Why Energy Sector Cybersecurity Is Essential
October 27, 2021
Why Energy Sector Cybersecurity Is Essential
With cyber attacks on the rise, energy companies should plan now for the nightmare scenario.
The global energy sector is more interconnected, automated and digitized than ever before. But despite these technological advances, most energy companies are still largely unprepared to defend against cyber attacks — a vulnerability that grows more dangerous every day.
The frequency and severity of cyber attacks have increased substantially since the onset of the COVID-19 pandemic thanks largely to an increased dependence on digital networks. In just the past 12 months, 78 percent of G20 companies have been negatively affected by a cyber attack, according to the FTI Consulting 2021 Resilience Barometer®.
The energy industry — despite its critical importance to infrastructure and commerce around the world — is still vulnerable to such attacks. A stronger focus on preparedness will allow the sector to bolster its defenses in this all-important area.
Fortunately, remedying that situation and properly preparing the energy sector for cyber risks are not as complicated as it may seem. To get started, energy companies first need to develop a cybersecurity incident response plan (IRP). Properly designed and implemented, a good IRP can spell the difference between disaster and adequately responding to — and recovering from — cyber attacks.
Knowing the risks
Before setting out to establish your IRP, it’s important to understand the risks you’re trying to defend against. Because the energy sector plays a central role in global critical infrastructure, and because of its high-risk operations, the fallout from cybersecurity incidents can be widespread and public, meaning a response plan must take into account a broad spectrum of stakeholders.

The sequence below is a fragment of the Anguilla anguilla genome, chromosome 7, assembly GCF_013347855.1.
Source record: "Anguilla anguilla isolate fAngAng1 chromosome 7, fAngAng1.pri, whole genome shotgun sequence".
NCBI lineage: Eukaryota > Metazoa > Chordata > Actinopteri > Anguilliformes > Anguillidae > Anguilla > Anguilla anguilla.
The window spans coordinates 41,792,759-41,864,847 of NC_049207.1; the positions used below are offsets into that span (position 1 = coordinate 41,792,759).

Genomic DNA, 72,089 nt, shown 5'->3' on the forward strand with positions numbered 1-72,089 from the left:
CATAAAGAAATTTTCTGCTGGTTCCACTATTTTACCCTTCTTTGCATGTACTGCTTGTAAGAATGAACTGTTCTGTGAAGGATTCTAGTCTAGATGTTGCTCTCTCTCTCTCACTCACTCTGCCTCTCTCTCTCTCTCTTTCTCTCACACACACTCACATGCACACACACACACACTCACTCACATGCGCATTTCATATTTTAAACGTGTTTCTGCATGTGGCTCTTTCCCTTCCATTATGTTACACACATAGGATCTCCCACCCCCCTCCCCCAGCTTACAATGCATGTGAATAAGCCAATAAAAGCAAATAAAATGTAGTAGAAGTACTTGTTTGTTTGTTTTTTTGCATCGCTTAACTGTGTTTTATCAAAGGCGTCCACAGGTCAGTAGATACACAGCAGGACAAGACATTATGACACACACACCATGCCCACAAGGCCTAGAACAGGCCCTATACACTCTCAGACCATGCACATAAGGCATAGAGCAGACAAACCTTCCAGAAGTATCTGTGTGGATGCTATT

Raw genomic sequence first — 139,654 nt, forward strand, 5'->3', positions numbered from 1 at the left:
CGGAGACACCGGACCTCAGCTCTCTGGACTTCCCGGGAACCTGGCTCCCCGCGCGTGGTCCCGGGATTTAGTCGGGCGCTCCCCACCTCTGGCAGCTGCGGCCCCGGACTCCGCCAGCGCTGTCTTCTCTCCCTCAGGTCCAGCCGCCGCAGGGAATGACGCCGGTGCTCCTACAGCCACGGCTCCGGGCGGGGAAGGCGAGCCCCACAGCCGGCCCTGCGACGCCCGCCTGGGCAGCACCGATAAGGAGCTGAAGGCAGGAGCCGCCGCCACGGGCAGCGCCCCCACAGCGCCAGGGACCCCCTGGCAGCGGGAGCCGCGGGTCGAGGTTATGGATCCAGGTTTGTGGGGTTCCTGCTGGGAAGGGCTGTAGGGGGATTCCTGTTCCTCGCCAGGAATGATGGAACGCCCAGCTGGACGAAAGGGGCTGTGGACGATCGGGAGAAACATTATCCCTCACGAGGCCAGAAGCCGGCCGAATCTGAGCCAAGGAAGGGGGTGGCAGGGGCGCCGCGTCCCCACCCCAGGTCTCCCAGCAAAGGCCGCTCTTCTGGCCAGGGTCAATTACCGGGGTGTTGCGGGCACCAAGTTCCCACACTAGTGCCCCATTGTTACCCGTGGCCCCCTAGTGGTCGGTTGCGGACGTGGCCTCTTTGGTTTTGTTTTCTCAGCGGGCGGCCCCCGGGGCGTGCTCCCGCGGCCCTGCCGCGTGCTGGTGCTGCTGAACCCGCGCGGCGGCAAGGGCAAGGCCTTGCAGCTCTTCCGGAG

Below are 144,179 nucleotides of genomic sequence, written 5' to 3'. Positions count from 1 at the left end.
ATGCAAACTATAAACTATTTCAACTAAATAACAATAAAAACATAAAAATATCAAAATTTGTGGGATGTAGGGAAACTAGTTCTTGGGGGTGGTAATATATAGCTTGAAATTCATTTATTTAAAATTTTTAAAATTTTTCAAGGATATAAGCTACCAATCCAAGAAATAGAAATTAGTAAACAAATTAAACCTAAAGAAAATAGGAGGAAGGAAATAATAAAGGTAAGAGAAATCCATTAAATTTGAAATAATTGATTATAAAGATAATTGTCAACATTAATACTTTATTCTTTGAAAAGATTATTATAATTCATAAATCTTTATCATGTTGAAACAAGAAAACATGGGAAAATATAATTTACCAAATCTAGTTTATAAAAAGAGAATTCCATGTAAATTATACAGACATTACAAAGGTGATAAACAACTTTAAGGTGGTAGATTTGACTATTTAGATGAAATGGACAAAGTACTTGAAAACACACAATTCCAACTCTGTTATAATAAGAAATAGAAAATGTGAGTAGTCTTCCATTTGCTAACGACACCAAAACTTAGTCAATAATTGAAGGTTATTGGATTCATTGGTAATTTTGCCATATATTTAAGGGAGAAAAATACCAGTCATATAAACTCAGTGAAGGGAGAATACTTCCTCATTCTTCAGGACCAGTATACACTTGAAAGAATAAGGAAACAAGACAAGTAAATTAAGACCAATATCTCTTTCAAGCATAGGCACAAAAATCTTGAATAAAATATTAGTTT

For example, cybersecurity incidents present unique communications challenges for energy companies, especially in the event of a major operational disruption or loss of personal customer or employee data. To mitigate reputation risk and ensure a swift and seamless company-wide response, it’s critical to build and integrate a communications plan into the broader IRP before an incident occurs.
Energy companies also make tempting targets for ransomware attacks due to their vulnerability and the public’s dependence on them. In a ransomware attack, cyber criminals forcefully encrypt an organization’s entire network or hijack sensitive information such as client data and refuse to release it until the victim has paid a ransom. If the targeted company has not encrypted and verified its backups and maintained them securely offline — basic cybersecurity procedures — it may be forced to pay the ransom or initiate a rebuild of its entire network.
Other dangers stemming from ransomware attacks, which have become more prevalent in the industry, include damage to the victim company’s reputation and regulatory consequences. Data protection implications such as class action lawsuits for leaking personally identifiable information (PII) are also possible.
Crafting the right plan
While an IRP may not prevent a cyber attack from taking place, it can seriously reduce damage. When a breach goes undetected, a greater range of assets is more easily compromised, and the longer attacks go undetected or unabated, the more damaging they become. Plus, not knowing how to respond in the heat of the moment impedes a company’s ability to keep its business moving, compounding the impact of the attack with further service disruptions.